Tools for data science
Here is a catalog of what AI and Machine Learning algorithms and Modules offered by Microsoft Azure, Amazon, Google, SAS, MatLab, etc.
- Anomaly Detection to identify and predict rare or unusual data points.
- Clustering to discover structure, separate similar data points into intuitive groups.
- Regression to predict values (forecast the future by estimating the relationship between variables)
- Two-class Classification to answer simple two-choice questions like yes-no or true-false.
Multi-class Classification to answer complex questions with multiple possible answers
- (descriptive) Statistical Functions
- Recommendation (collaborative filtering)
- Sentiment Analysis
These Artificial Intelligence (AI) services make use of algorithms:
Microsoft created a cute interactive museum to view their use cases in a non-technical way at http://azuremlsimpleds.azurewebsites.net/simpleds/ along with PDF: Microsoft’s long infographic about algorithms
This cheat sheet PDF of Microsoft’a Azure ML Algorithms
(click for full-screen image)
From the A-Z List of Machine Learning Studio Modules, lists basic database and UI features such as forms, which means it’s building standard computing functions on top of AI capabilities.
SAS machine learning algorithms explains this diagram of their algorithms:
(click image for full screen pop-up)
https://translate.google.com and the Google Translate API has been working on translating websites since the 90’s. In 2017 Google made a breakthrough
Open-source OpenCV (Computer Vision) was an early entrant and is still used today by many because it is written in C and runs quite efficiently.
https://docs.microsoft.com/en-us/azure/cognitive-services/custom-vision-service/getting-started-build-a-classifier Hands-on guide: build a classifier with Custom Vision
https://algorithmia.com/algorithms/opencv/FaceDetection then https://algorithmia.com/algorithms/opencv/CensorFace
Some of these make use of OpenCV (CV = Computer Vision).
Google Cloud Speech API, which powers Google’s own voice search and voice-enabled apps.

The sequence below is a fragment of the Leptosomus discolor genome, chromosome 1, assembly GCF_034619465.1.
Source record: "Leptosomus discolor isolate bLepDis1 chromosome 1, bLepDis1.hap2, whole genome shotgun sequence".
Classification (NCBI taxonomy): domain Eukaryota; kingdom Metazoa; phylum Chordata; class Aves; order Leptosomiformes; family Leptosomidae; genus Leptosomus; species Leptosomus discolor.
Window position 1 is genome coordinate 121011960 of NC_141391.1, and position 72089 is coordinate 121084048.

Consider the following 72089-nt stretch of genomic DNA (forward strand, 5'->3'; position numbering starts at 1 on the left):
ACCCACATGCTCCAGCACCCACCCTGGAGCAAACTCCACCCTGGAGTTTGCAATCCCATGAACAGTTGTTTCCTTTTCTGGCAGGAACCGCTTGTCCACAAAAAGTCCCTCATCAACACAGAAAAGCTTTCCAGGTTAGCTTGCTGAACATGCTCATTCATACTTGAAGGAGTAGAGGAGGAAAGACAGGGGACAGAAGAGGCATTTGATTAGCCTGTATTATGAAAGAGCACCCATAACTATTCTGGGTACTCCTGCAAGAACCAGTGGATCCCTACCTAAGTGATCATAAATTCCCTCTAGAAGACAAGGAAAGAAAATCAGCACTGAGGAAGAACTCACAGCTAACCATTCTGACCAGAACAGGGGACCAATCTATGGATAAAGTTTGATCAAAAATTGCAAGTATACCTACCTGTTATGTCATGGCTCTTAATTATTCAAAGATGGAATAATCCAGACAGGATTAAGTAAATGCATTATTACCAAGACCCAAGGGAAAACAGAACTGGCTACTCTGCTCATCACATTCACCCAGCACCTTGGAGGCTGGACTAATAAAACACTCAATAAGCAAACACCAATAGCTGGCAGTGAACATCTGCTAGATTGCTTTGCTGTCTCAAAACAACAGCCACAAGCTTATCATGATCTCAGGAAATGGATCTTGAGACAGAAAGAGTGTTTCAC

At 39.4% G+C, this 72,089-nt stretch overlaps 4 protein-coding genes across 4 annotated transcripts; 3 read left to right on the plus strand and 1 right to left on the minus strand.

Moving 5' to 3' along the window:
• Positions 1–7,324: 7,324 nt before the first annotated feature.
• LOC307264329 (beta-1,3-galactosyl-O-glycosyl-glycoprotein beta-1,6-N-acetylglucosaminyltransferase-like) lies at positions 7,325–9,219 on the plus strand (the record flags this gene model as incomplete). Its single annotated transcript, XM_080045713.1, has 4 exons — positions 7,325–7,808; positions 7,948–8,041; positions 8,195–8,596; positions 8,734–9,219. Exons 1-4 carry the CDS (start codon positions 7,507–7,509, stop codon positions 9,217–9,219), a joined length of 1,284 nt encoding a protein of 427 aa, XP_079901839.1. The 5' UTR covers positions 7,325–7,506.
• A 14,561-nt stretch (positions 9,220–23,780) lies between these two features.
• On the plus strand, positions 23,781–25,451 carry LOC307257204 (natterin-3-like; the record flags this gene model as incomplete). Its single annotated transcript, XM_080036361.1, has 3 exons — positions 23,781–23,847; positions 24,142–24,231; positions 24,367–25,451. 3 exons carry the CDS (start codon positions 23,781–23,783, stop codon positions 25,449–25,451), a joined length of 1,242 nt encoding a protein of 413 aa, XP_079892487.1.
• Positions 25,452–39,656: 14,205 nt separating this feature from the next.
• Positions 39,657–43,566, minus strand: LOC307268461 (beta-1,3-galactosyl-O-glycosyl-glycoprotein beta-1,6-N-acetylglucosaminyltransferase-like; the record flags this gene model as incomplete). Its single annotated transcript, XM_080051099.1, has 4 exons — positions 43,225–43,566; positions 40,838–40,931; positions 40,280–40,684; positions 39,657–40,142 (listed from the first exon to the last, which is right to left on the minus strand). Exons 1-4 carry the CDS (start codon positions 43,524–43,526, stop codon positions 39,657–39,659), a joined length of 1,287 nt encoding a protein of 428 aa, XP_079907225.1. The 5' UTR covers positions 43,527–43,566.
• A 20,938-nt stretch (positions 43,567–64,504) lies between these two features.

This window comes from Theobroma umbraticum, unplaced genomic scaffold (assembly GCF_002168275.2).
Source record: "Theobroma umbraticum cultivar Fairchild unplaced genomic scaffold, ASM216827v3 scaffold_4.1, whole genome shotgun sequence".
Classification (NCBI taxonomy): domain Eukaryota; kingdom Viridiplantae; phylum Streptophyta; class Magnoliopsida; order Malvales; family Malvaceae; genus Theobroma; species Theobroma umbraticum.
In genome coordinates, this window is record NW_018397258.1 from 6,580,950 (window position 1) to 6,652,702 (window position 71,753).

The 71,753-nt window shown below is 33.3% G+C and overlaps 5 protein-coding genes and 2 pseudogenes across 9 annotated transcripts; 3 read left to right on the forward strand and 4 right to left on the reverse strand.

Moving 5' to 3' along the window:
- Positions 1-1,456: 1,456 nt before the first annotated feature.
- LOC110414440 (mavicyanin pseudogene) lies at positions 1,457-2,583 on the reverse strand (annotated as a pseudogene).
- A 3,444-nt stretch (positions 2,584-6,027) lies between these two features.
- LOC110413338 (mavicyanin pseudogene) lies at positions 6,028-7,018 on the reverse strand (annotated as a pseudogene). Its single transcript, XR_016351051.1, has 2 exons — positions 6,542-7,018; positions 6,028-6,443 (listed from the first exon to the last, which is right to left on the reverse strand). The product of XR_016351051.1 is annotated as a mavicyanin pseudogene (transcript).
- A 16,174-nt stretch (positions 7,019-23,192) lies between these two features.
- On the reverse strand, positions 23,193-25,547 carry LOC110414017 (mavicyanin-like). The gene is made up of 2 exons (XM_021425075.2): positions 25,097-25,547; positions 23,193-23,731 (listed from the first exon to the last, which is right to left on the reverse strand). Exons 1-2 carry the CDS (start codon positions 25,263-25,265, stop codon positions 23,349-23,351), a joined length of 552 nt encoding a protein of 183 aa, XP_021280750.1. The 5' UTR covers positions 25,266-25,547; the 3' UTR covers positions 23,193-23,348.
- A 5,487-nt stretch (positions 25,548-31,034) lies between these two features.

Microsoft says its Cortana is as accurate as human transcriptionists
NLP Sentiment Analysis
Analyze text for positive or negative sentiment (opinion), based on a training database of potential word meanings, which involved Natural Language Processing:
Andrew W. Trask, PhD student at University of Oxford Deep Learning for Natural Language Processing authored Grokking Deep Learning.
Use Bag of words and Word2vec transform words into vectors. Use TFLearn, a Python library for quickly building networks.
Document (article) Search
Google made it’s fortune on offering search services.
TF-IDF = Term Frequency - Inverse Document Frequency emphasizes important words (called a vector) which appear rarely in the corpus searched (rare globally). which appear frequently in document (common locally) Term frequency is measured by word count (how many occurances of each word).
The IDF to downweight words is the log of #docs divided by 1 + #docs using given word.
Cosine similarity normalizes vectors so small angle thetas identify similarity.
Normalizing makes the comparison invariant to the number of words. The common compromise is to cap maximum word count.
CNTK 106: Part B - Time series prediction with LSTM (IOT Data)
This is one of a series on AI, Machine Learning, Deep Learning, Robotics, and Analytics:
- AI Ecosystem
- Machine Learning
- Microsoft’s AI
- Microsoft’s Azure Machine Learning Algorithms
- Microsoft’s Azure Machine Learning tutorial
- Python installation
- Image Processing
- Tessaract OCR using OpenCV
- Multiple Regression calculation and visualization using Excel and Machine Learning
- Tableau Data Visualization